Trademarks and Trade Names
IRS Chief Counsel announced recently that intangible items such as trademarks, trade names, mastheads and customer-based intangibles can qualify as like-kind property. In order to qualify, they must be described and valued separately from goodwill. If this requirement is met, then these intangibles will qualify as like-kind property for an exchange under Internal Revenue Code Section 1031. Intangible assets are generally amortized under Section 197 of the Internal Revenue Code. Being they are intangible, like kind exchange was generally more difficult or impossible to achieve.
This is a complete reversal in position by the IRS. Previously, the IRS held the view that trademarks and trade names were part of a larger asset of a business, such as goodwill. According to IRS regulations, the goodwill of a business is so unique and inseparable that it cannot be of like-kind to the goodwill of another business. As a result, these items did not qualify for a like-kind exchange under Code Section 1031. However, with this change in position, the IRS has opened up new possibilities for many businesses.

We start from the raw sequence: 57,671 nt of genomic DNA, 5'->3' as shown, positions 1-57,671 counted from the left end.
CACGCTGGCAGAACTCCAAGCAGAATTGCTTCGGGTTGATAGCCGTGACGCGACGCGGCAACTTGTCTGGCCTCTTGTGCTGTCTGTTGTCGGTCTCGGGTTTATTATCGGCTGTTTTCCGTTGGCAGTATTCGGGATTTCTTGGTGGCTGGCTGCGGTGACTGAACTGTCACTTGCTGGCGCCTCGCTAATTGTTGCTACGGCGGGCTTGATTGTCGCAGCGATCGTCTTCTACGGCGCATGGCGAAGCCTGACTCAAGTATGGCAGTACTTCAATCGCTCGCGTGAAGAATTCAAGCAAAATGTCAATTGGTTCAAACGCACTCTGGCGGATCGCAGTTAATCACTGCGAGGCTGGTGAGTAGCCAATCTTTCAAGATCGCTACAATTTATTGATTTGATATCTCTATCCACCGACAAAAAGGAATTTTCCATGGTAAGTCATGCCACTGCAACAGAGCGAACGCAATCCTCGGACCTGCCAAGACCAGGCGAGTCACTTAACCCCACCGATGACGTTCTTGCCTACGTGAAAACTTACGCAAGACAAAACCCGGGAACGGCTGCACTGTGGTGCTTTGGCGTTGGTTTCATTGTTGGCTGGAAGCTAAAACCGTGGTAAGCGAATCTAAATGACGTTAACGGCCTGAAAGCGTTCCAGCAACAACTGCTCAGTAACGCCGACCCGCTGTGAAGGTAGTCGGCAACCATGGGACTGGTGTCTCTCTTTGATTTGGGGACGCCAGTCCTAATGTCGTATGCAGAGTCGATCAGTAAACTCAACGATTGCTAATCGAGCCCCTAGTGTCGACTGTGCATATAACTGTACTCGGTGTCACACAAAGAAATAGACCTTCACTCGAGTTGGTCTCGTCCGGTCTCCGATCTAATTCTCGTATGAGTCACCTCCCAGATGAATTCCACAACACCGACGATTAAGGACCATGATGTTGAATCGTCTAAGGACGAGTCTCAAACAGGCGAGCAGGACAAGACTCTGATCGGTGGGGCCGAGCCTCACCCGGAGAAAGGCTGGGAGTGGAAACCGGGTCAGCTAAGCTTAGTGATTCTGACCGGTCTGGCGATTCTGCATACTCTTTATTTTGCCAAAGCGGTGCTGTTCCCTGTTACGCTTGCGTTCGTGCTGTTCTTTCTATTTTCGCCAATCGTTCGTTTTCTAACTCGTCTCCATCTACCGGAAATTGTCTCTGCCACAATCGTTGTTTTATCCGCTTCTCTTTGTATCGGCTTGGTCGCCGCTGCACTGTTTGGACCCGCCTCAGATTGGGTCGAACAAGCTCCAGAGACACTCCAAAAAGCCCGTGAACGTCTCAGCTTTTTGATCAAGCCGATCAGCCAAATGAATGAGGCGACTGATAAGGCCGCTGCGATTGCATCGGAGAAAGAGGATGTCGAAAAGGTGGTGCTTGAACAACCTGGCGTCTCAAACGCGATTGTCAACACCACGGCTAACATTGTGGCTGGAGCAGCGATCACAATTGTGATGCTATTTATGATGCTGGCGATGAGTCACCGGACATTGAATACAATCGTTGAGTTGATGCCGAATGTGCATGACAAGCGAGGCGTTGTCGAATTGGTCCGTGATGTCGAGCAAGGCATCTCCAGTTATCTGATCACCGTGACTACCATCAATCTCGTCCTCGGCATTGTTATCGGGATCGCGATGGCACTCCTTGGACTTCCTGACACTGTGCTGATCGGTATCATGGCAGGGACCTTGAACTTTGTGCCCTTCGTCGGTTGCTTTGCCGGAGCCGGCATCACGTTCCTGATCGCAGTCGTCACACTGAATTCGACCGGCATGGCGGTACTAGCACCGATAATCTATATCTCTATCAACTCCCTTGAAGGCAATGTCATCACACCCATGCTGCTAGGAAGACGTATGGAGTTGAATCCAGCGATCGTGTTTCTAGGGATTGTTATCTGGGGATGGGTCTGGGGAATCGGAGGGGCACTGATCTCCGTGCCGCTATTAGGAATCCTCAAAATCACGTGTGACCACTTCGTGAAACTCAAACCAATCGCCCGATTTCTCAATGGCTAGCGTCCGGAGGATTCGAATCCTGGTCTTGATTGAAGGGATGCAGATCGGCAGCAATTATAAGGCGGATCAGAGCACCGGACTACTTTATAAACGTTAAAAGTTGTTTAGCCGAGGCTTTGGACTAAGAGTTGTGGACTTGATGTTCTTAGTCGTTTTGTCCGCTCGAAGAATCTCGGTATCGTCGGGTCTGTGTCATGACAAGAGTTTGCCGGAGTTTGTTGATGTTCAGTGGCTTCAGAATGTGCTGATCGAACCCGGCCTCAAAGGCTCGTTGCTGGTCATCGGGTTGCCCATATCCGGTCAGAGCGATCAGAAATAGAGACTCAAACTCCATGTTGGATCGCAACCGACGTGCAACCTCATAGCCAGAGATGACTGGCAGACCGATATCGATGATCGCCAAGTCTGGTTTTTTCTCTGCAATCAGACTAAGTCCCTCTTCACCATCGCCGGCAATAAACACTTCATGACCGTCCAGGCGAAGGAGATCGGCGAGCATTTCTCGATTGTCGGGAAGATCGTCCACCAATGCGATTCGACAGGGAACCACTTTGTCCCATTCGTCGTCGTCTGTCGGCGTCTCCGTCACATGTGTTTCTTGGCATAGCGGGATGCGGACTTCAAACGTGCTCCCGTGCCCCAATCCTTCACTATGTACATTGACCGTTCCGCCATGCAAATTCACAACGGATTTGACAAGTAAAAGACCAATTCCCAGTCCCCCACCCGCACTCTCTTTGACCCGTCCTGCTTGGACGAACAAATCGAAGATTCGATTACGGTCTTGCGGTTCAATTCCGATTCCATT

By: Basi & Basi at the Center for Financial, Legal and Tax Planning for Transworld M&A Advisors